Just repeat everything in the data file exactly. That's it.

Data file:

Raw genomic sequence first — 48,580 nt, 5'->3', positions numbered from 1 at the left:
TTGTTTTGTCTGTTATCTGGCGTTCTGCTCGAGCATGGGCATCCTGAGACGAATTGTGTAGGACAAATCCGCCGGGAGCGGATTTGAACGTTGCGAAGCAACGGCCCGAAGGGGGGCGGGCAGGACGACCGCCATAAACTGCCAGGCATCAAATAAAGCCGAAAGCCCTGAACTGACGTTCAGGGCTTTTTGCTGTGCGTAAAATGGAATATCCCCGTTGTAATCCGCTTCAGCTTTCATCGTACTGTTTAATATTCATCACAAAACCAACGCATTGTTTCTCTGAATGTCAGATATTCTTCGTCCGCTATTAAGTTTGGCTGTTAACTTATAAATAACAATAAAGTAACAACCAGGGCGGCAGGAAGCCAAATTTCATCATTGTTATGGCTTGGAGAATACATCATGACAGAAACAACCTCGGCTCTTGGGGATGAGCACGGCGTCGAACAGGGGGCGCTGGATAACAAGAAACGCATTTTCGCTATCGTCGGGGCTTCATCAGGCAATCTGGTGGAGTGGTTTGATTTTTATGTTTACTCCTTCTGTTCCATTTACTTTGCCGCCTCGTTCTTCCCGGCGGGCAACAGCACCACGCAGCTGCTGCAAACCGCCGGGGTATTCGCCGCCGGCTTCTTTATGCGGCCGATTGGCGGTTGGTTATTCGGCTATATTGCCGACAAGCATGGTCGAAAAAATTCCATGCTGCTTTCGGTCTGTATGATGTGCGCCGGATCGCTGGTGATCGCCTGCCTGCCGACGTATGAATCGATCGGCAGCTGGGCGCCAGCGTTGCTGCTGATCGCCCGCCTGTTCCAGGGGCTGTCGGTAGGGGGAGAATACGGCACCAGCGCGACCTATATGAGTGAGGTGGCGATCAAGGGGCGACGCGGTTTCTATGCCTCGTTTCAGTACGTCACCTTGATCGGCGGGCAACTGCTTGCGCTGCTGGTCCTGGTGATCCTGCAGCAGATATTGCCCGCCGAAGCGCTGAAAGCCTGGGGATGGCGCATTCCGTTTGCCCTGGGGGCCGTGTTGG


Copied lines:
Raw genomic sequence first — 48,580 nt, 5'->3', positions numbered from 1 at the left:
TTGTTTTGTCTGTTATCTGGCGTTCTGCTCGAGCATGGGCATCCTGAGACGAATTGTGTAGGACAAATCCGCCGGGAGCGGATTTGAACGTTGCGAAGCAACGGCCCGAAGGGGGGCGGGCAGGACGACCGCCATAAACTGCCAGGCATCAAATAAAGCCGAAAGCCCTGAACTGACGTTCAGGGCTTTTTGCTGTGCGTAAAATGGAATATCCCCGTTGTAATCCGCTTCAGCTTTCATCGTACTGTTTAATATTCATCACAAAACCAACGCATTGTTTCTCTGAATGTCAGATATTCTTCGTCCGCTATTAAGTTTGGCTGTTAACTTATAAATAACAATAAAGTAACAACCAGGGCGGCAGGAAGCCAAATTTCATCATTGTTATGGCTTGGAGAATACATCATGACAGAAACAACCTCGGCTCTTGGGGATGAGCACGGCGTCGAACAGGGGGCGCTGGATAACAAGAAACGCATTTTCGCTATCGTCGGGGCTTCATCAGGCAATCTGGTGGAGTGGTTTGATTTTTATGTTTACTCCTTCTGTTCCATTTACTTTGCCGCCTCGTTCTTCCCGGCGGGCAACAGCACCACGCAGCTGCTGCAAACCGCCGGGGTATTCGCCGCCGGCTTCTTTATGCGGCCGATTGGCGGTTGGTTATTCGGCTATATTGCCGACAAGCATGGTCGAAAAAATTCCATGCTGCTTTCGGTCTGTATGATGTGCGCCGGATCGCTGGTGATCGCCTGCCTGCCGACGTATGAATCGATCGGCAGCTGGGCGCCAGCGTTGCTGCTGATCGCCCGCCTGTTCCAGGGGCTGTCGGTAGGGGGAGAATACGGCACCAGCGCGACCTATATGAGTGAGGTGGCGATCAAGGGGCGACGCGGTTTCTATGCCTCGTTTCAGTACGTCACCTTGATCGGCGGGCAACTGCTTGCGCTGCTGGTCCTGGTGATCCTGCAGCAGATATTGCCCGCCGAAGCGCTGAAAGCCTGGGGATGGCGCATTCCGTTTGCCCTGGGGGCCGTGTTGG